AMHERST — Fielding concerns of reopening school as COVID-19 cases more than doubled in the past month in Amherst, the county’s school board voted Thursday to delay the start of school two weeks and require facial coverings for students while inside buildings.
The 5-2 vote to require the facial coverings and the 6-1 decision to push back the first day of school from Aug. 26 to Sept. 9 came after a public comment session that drew a mixed public reaction. A few residents asked the board to stay the course in returning children to school under a plan the board recently approved that includes a hybrid in-person model with social distancing and a virtual distancing learning academy for those wishing to stay at home.
The return plan includes two groups of elementary students going to school on a four-day week at staggered times to maximize space in buildings while they are at home on Fridays. Students in middle school and high school would be split into two groups with two days in school and two days learning at home at staggered times.
Superintendent Rob Arnold told school board members, Amherst County as of Thursday had 101 cases of COVID-19, an increase of 65 cases since July 1. “That is not the trend we want to have,” Arnold said.
Several educators during the public comment session asked the board for more time they said is needed to prepare for starting school, particularly for the elementary-age students, in the most stressful of circumstances. The return plan previously called for requiring masks for teachers and staff when the 6-foot rule can’t be adhered to and having it optional for students and required on buses.
Arnold said he recently met with the head of the Central Virginia Health District, which supports delaying school a few weeks and requiring facial coverings. Board members asked if students would be disciplined for not wearing facial coverings, a hot-button topic that drew debate during the board’s dialogue Thursday.
“It will be an age- appropriate response,” Assistant Superintendent William Wells said, explaining the safety measure will require conversations with students and families on its importance. “I don’t think any of us intend to suspend a student for not wearing a mask ... I don’t see it being a discipline issue.”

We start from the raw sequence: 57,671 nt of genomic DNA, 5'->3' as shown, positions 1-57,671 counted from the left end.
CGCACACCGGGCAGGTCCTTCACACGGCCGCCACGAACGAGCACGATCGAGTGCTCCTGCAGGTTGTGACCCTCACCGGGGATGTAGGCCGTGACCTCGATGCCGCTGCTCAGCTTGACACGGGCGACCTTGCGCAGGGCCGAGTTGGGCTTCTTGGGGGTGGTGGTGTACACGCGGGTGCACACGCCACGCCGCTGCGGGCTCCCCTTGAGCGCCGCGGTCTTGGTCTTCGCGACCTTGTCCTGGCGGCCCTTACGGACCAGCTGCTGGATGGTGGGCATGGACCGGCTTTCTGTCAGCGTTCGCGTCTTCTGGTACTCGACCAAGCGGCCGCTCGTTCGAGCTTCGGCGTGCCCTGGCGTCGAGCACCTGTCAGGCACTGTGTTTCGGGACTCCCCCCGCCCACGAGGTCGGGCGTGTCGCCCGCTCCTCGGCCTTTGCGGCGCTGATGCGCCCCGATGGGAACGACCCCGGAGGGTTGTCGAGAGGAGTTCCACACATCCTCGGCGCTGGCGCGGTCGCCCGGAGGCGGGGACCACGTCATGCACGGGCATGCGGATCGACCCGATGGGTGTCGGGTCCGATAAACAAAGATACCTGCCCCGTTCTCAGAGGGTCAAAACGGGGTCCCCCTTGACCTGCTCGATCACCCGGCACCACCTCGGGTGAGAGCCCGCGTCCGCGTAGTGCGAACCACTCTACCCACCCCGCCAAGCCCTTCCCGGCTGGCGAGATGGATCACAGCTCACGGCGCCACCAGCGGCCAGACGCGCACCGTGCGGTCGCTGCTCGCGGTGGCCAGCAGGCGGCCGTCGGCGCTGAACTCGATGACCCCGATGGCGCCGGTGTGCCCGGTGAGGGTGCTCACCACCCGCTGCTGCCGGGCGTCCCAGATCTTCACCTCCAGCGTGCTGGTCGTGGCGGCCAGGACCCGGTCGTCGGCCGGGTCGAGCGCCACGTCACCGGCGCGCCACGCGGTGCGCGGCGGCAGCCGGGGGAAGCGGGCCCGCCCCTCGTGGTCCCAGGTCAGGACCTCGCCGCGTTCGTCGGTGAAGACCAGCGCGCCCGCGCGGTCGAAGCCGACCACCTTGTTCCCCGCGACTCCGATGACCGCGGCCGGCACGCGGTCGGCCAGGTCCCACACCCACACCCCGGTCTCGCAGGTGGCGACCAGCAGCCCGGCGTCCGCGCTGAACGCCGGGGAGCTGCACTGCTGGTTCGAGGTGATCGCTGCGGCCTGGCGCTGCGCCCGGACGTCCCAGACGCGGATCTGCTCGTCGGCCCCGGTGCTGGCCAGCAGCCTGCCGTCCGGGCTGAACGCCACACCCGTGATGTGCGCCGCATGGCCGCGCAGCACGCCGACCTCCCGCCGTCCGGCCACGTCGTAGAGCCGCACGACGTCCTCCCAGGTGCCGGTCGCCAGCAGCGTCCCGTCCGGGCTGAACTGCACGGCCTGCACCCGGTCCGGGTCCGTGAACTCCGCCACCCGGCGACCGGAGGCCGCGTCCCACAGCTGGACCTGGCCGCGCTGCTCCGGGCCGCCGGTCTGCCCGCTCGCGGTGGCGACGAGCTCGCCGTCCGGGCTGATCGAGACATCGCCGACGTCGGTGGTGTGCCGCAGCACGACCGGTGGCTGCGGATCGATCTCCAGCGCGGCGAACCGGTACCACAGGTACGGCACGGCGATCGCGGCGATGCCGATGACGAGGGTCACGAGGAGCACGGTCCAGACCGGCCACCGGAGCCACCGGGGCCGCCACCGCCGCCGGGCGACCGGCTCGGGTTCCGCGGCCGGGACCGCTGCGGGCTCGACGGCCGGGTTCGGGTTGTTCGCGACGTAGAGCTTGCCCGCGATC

The division will accept documentation on medical conditions that would prohibit any child from wearing a mask, according to school officials. Skip Hagerty, a Central Elementary School teacher, told the board she is concerned the plan initially didn’t mandate masks for students but required them for teachers. She also expressed concern some families may send children to school without screening them for symptoms as required.
“It’s quite scary for the staff and faculty to be coming back face to face when we don’t know what is going to happen,” Hagerty said.
Leecy Fink, an Elon resident, said she begs the board to stay the course in bringing students back to school because it’s so vital for them to be there. “If we’re allowed to reopen, please do so,” Fink said, referring to state oversight. “Our students desperately need to be in school.”
She said in March when the pandemic hit the county she wouldn’t have wanted to send her children back to school with masks, but now she will do so if that’s what it takes to get them back.
Board members Ginger Burg and Amanda Wright opposed requiring the facial coverings, and board member Christopher Terry said he supports it with some reservations.
“I don’t like masks,” Burg said, adding she is concerned elementary-age children will struggle with the adjustment. “I believe it’s a personal choice. I still believe we have personal freedoms.”
Board member David Cassise said he personally wears facial coverings when he goes out in public. “For me, from my standpoint, I would prefer not mandating them. However, that is not a deal-breaker for me.”
Arnold said requiring face coverings is expected to bring a shift of students who feel the facilities are more safe and are electing for now to learn at home.
Chairwoman Priscilla Liggon said she didn’t like wearing her mask for an eight-hour workday but did it because of the need to stay out in front of a pandemic that has turned life upside down. Speaking to a mostly masked audience Thursday, she addressed the chief concern to keep staff and students safe.
“We have to protect ourselves, our children and the people around us,” Liggon said. “It’s going to take the entire village to get us back together again.”
Cassise was the only board member to vote against delaying the school year to Sept. 9, a move that also brings back the majority of staff Aug. 10 rather than Aug. 3. Jim Gallagher, director of human resources, said the extra time is helpful because a number of needed staff positions are vacant.
Arnold said registration also is down considerably this year and the delay allows more time for preparing. Cassise said he is concerned the longer the division waits the more potential there is to go with a virtual model, voicing a desire to make sure students are monitored during such uncertain times when mental health breakdowns are on the rise.
“The longer we go without them being in class, the harder it’s going to [be to] get them back where they once were,” Cassise said. “We need to figure out how to get there with the resources we have.”
Liggon said the return plan is subject to change in the constantly changing climate of COVID-19, adding virtual learning could come into play if another shutdown takes place.
“Either way, we’re going to be ready,” Liggon said.
Reach Justin Faulconer at (434) 385-5551.
Get local news delivered to your inbox!
Subscribe to our Daily Headlines newsletter.